Commercial motor vehicle drivers in Ohio and across America should know that there are two upcoming inspection sprees, both concerned with enforcing brake safety guidelines. The two initiatives form part of Operation Airbrake, a program started back in 1998 by the Commercial Vehicle Safety Alliance and the Federal Motor Carrier Safety Administration. During the past 20 years, more than 3.4 million brakes have been inspected.
Regarding the first initiative, a one-day inspection spree, the CVSA will not reveal the date that it will take place. The second initiative, called Brake Safety Week, has been scheduled for Sept. 16 to 22. For both events, CMV inspectors will be conducting mostly Level IV inspections since this is the level reserved for specific components.
Truck, bus and other commercial vehicle drivers will therefore want to ensure that their brakes are in optimal condition. If they were not properly installed, and if they are not maintained according to the manufacturer’s guidelines, they can increase stopping distance and put the public at a greater risk.
Unfortunately, brake-system violations are behind the majority of out-of-service orders issued during roadside inspections. Trucks with brakes that are out of adjustment or that have defective rotors, loose or missing parts, worn linings and pads or no warning device, among other problems, will be put out of service.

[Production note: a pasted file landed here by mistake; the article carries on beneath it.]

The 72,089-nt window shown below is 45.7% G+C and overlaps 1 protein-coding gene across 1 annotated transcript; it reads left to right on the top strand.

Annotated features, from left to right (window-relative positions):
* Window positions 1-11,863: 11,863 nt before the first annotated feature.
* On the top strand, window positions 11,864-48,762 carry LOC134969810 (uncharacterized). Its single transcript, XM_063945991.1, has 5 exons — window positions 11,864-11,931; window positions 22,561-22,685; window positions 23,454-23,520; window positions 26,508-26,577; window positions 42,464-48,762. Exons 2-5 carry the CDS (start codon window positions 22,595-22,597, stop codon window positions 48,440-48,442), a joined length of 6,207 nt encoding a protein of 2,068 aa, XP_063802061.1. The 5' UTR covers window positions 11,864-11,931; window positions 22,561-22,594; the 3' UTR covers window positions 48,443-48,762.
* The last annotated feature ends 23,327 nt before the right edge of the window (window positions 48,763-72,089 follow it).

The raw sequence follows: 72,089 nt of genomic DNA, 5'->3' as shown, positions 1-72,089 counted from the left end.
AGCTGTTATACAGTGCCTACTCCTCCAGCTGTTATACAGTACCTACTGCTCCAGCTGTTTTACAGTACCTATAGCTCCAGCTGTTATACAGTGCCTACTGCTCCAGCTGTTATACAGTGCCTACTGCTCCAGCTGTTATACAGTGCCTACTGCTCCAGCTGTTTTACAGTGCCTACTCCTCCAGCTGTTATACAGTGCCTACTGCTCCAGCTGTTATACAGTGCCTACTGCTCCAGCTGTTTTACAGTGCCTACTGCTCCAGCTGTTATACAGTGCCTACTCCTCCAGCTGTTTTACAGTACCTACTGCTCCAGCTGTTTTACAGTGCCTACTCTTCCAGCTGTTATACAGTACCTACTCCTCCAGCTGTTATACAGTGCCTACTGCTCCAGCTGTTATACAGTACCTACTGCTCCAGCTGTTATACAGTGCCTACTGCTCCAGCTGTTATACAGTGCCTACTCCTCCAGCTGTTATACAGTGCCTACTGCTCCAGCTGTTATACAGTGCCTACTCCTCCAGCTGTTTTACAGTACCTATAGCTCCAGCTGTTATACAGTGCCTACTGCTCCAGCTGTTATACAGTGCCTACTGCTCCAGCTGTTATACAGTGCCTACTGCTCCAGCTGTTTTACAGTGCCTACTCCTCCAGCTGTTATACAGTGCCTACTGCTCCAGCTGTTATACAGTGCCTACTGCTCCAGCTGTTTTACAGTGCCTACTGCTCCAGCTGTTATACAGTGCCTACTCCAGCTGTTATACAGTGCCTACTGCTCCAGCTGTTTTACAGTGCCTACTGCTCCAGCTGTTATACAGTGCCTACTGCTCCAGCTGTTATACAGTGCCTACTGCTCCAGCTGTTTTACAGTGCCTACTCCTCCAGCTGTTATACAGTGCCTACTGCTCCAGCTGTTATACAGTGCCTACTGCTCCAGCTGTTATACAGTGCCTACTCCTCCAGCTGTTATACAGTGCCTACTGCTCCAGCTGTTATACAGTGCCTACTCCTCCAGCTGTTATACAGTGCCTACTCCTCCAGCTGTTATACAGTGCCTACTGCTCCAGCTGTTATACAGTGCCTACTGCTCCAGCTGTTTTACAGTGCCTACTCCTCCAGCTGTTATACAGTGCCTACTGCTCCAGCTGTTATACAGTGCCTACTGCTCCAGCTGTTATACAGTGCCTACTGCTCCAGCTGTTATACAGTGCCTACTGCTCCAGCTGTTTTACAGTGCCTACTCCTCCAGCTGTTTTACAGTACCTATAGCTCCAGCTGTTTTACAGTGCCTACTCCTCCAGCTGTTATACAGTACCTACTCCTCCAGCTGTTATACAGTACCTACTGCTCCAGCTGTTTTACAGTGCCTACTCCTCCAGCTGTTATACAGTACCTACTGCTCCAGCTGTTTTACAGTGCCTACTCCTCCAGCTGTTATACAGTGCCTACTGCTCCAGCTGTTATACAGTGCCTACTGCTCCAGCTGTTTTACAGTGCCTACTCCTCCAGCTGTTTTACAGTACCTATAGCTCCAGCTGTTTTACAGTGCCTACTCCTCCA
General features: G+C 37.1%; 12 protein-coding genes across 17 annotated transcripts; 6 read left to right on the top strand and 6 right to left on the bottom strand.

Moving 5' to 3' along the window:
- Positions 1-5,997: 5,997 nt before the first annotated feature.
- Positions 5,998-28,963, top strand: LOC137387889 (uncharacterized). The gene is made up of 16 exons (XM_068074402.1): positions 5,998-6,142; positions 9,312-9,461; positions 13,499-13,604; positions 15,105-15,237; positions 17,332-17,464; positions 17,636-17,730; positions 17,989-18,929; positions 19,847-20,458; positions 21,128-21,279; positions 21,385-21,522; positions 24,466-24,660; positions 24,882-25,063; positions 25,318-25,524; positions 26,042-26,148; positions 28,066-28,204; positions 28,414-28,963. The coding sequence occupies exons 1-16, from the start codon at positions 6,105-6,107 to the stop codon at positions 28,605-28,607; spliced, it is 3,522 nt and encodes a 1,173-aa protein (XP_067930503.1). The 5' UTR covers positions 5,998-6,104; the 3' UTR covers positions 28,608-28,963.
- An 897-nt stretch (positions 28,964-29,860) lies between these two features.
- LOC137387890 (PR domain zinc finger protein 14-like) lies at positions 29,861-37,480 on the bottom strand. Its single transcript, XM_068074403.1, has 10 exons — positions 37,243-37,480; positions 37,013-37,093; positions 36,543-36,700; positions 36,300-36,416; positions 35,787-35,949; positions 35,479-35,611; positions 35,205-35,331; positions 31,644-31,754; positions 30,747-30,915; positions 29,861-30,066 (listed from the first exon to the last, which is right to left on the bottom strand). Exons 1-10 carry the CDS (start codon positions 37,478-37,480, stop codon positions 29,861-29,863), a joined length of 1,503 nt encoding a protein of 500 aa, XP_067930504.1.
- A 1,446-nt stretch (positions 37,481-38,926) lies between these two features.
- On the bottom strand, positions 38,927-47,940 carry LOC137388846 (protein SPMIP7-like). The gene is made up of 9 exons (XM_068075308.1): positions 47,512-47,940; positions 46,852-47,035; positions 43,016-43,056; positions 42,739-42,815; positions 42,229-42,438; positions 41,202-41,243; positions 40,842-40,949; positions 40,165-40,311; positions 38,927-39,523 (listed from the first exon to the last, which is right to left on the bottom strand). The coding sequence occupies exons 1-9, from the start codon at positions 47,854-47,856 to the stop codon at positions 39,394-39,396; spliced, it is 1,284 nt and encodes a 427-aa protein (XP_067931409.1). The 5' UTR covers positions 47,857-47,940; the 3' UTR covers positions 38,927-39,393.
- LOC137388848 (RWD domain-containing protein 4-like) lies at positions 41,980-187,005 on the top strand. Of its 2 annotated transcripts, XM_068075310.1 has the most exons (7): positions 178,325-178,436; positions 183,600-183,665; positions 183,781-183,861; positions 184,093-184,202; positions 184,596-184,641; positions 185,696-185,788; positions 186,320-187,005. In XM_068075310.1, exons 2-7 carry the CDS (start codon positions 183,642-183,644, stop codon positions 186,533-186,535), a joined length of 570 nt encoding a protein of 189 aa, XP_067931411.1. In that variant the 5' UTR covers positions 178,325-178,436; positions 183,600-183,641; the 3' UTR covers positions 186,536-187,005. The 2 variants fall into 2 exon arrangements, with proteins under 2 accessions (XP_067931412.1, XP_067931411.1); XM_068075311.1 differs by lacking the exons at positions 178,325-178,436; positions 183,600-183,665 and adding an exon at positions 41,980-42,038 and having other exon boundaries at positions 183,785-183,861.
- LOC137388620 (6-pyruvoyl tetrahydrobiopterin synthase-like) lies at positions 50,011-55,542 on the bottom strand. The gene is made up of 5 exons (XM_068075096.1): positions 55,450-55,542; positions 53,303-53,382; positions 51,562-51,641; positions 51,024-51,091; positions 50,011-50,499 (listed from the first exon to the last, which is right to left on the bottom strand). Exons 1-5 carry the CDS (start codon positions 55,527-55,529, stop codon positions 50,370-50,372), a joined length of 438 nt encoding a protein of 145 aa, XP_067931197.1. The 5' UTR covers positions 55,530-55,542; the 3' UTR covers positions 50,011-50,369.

The failure to keep brakes in good working order is just one example of negligent truck maintenance. When it leads to a crash, victims can consider seeing a lawyer about filing a claim. It’s important to file it before the statute of limitations runs out. The lawyer could hire professionals to explain the technical side of the accident and to determine the extent of the victim’s injuries. The lawyer could negotiate with the trucking company for an out-of-court settlement, taking the case to court if no agreement is reached.